The Town of Cary’s gradual transition from gas-powered vehicles to electric ones has focused so far on relatively small machines, such as police cars, ATVs and riding mowers.
Now it has ordered something bigger: the town’s first all-electric trash truck. Cary expects to receive the side-loading truck a year from now and put it to work emptying recycling bins at the curb.
While electric cars have been around for decades, large electric vehicles like trash and fire trucks are still unusual. Greensboro-based Mack Trucks only began producing the LR Electric refuse truck late last year and says Cary is the first municipality in the state to order one.
The town wants to transition its fleet of vehicles to electric primarily to use less fuel and produce less pollution. The town replaces cars, trucks and other vehicles every year and has made electric its new standard, said assistant town manager Danna Widmar.
“We believe we can make a transition by 2040,” Widmar said. “So this is really an important step.”
But not an easy one. For starters, there aren’t many electric trash trucks on the market. Cary originally tried to buy one from another company, but delays in manufacturing and some deficiencies in the design ended that deal.
Another challenge is cost. The town will pay about $904,000 for the Mack and its recharging equipment, more than half a million more than a standard diesel, Widmar said. Cary offset much of that cost with a $406,000 grant from the federal Diesel Emissions Reduction Act program, leaving the town to pay about $498,000, still $168,000 more than the diesel.
But the town expects to save $23,000 a year in fuel and maintenance costs compared to the diesel, which would make up the difference over the expected seven- or eight-year lifespan of the truck.
In addition to less air pollution, Cary residents may also notice less noise.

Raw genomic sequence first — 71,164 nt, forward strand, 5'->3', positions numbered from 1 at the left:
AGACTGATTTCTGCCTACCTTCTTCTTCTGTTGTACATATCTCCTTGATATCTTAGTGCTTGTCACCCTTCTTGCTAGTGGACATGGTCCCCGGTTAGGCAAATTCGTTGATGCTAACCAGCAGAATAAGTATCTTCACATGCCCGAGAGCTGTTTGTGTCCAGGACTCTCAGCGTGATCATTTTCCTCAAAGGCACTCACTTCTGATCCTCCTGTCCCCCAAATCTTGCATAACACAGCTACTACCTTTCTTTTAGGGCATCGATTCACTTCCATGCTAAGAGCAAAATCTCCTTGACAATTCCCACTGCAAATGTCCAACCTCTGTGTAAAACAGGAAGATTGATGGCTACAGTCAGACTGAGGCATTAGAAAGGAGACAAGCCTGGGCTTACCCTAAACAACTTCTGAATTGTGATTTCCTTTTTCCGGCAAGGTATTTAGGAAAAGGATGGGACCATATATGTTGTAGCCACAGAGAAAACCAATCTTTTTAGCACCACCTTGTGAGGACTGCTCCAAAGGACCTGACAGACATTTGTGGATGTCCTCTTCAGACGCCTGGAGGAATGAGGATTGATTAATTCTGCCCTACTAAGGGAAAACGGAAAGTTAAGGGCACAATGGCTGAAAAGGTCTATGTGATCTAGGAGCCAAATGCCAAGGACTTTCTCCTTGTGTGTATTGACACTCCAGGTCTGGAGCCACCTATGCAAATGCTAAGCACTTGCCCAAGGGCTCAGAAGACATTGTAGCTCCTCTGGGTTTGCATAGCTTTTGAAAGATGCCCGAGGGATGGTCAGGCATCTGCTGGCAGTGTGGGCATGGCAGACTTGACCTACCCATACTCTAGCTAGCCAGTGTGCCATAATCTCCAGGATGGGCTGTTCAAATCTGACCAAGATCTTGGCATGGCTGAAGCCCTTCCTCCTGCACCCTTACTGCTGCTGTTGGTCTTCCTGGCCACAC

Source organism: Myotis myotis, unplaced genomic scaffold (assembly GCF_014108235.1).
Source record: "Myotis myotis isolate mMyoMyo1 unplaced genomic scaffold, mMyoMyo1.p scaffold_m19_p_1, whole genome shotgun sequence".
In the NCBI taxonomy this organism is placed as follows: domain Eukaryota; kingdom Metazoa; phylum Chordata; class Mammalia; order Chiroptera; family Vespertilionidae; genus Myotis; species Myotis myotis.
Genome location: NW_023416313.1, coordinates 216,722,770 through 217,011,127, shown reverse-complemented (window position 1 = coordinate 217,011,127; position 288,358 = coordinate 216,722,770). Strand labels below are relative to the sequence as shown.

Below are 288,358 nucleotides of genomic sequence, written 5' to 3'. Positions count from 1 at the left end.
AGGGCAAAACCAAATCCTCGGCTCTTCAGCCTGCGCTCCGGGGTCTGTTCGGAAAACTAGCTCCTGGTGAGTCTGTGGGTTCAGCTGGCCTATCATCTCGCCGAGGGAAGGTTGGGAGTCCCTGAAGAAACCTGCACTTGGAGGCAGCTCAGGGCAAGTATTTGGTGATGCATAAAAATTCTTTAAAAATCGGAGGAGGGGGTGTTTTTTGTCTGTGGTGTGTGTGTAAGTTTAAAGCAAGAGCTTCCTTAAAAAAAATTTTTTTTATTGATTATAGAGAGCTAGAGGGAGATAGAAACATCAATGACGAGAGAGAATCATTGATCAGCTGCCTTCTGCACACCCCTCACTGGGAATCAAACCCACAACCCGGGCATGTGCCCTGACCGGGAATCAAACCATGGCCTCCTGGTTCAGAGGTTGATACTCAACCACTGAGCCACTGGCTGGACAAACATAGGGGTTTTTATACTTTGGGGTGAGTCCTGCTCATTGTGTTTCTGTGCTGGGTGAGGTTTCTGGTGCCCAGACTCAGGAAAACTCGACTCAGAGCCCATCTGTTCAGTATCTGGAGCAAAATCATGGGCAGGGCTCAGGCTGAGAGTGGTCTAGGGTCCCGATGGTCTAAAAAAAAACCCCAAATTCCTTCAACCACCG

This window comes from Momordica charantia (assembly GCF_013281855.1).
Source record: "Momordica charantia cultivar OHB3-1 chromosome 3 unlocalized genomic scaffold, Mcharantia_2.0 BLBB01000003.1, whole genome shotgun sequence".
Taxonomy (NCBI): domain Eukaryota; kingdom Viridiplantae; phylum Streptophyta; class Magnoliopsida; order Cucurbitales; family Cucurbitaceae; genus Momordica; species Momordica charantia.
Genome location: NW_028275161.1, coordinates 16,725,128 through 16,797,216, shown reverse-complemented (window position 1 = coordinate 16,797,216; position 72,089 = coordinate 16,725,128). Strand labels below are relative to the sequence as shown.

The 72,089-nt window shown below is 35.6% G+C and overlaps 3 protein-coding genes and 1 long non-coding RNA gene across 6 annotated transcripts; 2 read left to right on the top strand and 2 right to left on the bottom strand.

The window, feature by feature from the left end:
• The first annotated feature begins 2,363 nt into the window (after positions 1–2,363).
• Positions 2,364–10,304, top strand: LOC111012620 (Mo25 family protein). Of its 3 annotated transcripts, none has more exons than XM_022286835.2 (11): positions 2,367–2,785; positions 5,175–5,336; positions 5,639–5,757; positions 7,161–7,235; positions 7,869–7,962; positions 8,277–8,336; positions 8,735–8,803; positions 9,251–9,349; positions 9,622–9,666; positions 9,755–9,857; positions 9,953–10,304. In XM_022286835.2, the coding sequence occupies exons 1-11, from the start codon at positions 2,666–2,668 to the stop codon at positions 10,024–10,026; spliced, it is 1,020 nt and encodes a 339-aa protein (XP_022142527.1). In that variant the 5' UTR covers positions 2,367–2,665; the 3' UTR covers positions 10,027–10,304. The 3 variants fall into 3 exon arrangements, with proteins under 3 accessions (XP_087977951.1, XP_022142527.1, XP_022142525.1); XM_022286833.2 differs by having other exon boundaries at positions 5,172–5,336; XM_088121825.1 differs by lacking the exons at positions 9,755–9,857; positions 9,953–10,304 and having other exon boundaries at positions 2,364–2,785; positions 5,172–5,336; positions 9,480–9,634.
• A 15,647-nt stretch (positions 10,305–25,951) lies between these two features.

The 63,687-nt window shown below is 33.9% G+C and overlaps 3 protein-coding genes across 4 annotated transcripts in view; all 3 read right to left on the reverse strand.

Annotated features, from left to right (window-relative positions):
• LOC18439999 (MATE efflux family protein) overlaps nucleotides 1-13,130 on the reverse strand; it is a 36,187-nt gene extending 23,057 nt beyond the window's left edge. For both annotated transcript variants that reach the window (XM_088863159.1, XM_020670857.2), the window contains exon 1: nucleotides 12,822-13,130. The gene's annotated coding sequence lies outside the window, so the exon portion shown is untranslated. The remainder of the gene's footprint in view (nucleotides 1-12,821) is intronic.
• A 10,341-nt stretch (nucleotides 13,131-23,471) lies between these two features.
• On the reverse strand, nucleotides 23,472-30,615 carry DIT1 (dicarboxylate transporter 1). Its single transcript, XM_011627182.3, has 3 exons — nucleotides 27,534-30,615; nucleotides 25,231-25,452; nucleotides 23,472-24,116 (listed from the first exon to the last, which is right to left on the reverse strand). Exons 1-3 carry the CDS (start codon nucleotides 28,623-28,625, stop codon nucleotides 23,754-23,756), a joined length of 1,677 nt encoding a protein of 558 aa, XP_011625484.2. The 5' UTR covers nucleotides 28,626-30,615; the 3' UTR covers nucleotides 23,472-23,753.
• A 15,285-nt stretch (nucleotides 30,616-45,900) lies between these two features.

“It will be much quieter,” Widmar said. “And that has obvious benefits for our staff as well.”
Cary still has plenty of diesel trucks
Cary has a fleet of 28 diesel-powered trucks to collect solid waste, recycling and yard waste; like the new electric, 19 of those trucks have a side arm that allows the driver to hoist bins from inside the cab. When the electric truck arrives, one of the diesels will be retired.
The trucks generally operate 7 a.m. to about 4 p.m. Monday through Thursday, and as needed Friday to complete unfinished routes.
The Mack truck’s electric batteries not only move the truck but also power the arm for lifting bins. On average, an LR Electric is capable of going about 100 miles before requiring charging, said company spokeswoman Kim Pupillo.
“We’re confident the LR Electric will deliver the range necessary to meet the needs of many heavy-duty U.S. refuse applications,” Pulillo said in an email. “And, with its fast-charge capability, recharging becomes feasible during midday breaks should charging be necessary to complete a shift.”
Cary thinks the electric truck will go about 120,000 miles during its expected lifespan, Widmar said. The truck comes with a five-year, 250,000-mile bumper-to-bumper warranty and, most importantly, an eight-year warranty on the battery, she said.
Mack is building the truck’s cab, chassis and powertrain at its plant in Macungie, Pennsylvania, near Allentown. New Way Trucks of Scranton, Iowa, is building the body.
Next on Cary’s list of electric vehicles are pickup trucks. The town plans to begin testing some soon. And in a few years, it hopes makers of electric fire trucks will have some readily available.
In the meantime, the town has installed lithium-ion batteries on nine of its fire trucks to power them as they’re idling.
“We’ve transition to idle reduction technology, which has been a big improvement,” Widmar said. “A lot of the emissions on trucks is during the time it just sits there during a call.”